A federal appeals court on Tuesday
unanimously sided with a transgender teen who is seeking access to
the bathroom of his choice at his Wisconsin high school.
Senior Ashton Whitaker, 17, sued
Kenosha Unified School District's policy of restricting transgender
students to using separate bathrooms from their peers. A lower court
in September ordered the school district to stop enforcing the
A three-judge panel of the Seventh
Circuit Court of Appeals upheld the district court's ruling, saying
that Title IX of the Education Amendment of 1972, which bans sex
discrimination in public schools, applies in the case.
“A policy that requires an individual
to use a bathroom that does not conform with his or her gender
identity punishes that individual for his or her gender
non-conformance, which in turn violates Title IX,” wrote Circuit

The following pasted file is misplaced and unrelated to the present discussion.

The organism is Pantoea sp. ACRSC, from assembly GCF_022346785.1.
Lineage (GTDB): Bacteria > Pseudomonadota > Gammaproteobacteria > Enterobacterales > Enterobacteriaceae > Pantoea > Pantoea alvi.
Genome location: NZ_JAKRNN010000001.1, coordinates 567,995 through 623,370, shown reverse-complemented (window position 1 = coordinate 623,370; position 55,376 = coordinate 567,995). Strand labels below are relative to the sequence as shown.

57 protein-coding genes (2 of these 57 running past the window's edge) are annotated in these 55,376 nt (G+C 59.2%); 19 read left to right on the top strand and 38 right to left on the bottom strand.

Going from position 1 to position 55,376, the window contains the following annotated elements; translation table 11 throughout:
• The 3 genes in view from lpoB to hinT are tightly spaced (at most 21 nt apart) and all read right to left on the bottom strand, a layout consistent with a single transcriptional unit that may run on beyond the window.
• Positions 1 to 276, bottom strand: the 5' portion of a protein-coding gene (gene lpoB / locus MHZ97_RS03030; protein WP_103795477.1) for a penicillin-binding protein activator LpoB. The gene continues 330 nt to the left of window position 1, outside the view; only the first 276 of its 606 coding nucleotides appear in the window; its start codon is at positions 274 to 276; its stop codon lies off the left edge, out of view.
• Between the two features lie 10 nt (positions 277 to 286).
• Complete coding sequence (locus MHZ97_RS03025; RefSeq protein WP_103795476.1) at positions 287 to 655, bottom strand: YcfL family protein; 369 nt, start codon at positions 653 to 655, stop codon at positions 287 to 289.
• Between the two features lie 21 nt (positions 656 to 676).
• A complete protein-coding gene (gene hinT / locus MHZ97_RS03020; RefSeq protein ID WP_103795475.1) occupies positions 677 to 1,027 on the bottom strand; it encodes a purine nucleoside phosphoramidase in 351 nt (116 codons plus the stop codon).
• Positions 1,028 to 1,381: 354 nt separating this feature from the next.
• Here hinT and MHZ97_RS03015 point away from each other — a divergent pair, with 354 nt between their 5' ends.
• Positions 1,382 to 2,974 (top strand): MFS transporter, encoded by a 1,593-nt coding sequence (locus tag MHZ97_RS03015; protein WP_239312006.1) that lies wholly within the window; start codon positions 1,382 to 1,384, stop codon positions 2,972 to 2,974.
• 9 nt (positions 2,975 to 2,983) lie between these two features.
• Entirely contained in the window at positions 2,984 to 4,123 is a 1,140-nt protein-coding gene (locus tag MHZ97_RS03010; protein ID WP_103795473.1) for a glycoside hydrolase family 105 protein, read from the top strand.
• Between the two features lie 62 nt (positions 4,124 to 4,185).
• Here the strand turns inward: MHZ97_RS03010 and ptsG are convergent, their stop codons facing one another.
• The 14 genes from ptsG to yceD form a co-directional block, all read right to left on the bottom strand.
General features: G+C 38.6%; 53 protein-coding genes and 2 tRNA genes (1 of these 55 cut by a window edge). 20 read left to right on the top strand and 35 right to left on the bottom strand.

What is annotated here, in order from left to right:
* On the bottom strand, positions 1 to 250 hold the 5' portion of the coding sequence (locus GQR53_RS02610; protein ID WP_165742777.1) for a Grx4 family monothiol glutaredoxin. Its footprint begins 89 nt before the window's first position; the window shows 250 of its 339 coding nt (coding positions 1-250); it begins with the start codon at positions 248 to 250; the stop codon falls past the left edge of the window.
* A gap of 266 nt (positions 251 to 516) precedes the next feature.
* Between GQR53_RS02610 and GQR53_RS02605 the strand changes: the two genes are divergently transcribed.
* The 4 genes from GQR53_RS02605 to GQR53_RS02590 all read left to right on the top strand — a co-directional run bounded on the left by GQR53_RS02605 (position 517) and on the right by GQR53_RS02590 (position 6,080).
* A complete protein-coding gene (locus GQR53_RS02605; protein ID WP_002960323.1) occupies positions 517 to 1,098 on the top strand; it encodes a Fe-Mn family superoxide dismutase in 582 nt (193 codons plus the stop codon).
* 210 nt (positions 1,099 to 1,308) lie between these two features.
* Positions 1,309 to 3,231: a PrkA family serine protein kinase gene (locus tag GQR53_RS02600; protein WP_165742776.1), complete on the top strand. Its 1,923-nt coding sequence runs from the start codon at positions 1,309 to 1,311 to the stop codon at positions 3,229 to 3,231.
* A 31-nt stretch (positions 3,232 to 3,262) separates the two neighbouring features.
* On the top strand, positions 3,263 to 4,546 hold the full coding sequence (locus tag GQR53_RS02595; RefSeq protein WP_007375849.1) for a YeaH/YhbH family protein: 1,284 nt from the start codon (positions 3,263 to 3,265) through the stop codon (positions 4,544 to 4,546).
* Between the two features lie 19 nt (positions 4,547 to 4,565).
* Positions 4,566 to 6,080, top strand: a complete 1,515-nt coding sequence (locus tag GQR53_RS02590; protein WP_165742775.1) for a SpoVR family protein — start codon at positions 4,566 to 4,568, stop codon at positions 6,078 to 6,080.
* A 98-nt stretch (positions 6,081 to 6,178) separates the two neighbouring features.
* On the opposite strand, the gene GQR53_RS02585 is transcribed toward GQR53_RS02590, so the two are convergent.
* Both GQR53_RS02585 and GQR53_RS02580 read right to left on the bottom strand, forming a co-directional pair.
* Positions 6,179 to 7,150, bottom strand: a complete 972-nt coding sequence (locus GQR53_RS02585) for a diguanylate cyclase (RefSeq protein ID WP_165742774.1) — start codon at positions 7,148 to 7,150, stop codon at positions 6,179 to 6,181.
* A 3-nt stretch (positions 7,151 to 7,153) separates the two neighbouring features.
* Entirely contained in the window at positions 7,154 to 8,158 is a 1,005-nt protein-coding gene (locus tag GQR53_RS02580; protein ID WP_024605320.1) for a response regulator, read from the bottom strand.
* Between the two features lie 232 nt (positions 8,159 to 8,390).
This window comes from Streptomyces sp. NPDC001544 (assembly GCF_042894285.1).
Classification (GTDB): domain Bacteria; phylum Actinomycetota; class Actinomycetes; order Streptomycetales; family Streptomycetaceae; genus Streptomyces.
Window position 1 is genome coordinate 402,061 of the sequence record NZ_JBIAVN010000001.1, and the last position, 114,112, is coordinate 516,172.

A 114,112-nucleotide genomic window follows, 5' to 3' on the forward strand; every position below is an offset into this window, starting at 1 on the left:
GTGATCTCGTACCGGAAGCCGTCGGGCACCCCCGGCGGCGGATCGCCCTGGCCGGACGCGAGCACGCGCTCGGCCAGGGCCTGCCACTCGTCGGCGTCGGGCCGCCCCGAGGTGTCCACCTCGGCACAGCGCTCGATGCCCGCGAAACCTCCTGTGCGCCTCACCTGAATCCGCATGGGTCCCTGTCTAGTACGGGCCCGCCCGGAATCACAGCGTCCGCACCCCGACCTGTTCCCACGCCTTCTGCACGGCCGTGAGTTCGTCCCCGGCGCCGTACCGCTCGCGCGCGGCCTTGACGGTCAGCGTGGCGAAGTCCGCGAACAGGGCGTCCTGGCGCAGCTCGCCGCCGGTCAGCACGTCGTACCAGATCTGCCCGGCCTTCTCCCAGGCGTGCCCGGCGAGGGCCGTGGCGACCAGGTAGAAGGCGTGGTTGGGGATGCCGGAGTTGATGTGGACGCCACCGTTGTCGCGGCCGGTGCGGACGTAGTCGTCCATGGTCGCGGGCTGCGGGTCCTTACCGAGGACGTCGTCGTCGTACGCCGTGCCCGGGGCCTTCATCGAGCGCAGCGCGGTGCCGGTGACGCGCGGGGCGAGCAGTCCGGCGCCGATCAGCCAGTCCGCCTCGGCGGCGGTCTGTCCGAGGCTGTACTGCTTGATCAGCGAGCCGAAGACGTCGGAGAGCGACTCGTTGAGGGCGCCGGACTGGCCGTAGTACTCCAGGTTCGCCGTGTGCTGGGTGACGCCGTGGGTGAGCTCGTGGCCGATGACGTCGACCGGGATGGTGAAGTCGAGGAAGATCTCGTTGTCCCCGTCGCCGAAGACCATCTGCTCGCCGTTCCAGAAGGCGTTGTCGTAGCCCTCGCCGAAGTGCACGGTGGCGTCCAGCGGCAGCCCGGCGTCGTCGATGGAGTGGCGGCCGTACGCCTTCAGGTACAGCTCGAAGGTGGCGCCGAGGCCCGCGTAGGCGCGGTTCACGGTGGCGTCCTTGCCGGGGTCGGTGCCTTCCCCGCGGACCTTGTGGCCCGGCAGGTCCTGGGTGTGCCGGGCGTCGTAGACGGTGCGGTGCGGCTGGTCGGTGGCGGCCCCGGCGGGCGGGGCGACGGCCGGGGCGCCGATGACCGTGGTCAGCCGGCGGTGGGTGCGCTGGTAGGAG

Judge Ann Claire Williams in a 35-page ruling. “Providing a
gender-neutral alternative is not sufficient to relieve the School
District from liability, as it is the policy itself which violates
The decision sets a precedent in
Wisconsin, Illinois and Indiana, the three states the court covers.
Ash, who graduates this weekend,
praised the decision in a statement.
“After facing daily humiliation at
school last year from being threatened with discipline and being
constantly monitored by school staff just to use the bathroom, the
district court’s injunction in September allowed me to be a typical
senior in high school and to focus on my classes, after-school
activities, applying to college, and building lasting friendships,”
A lawyer for the Kenosha Unified School
District told The
Washington Post that his client had yet to decide whether it
would appeal the ruling.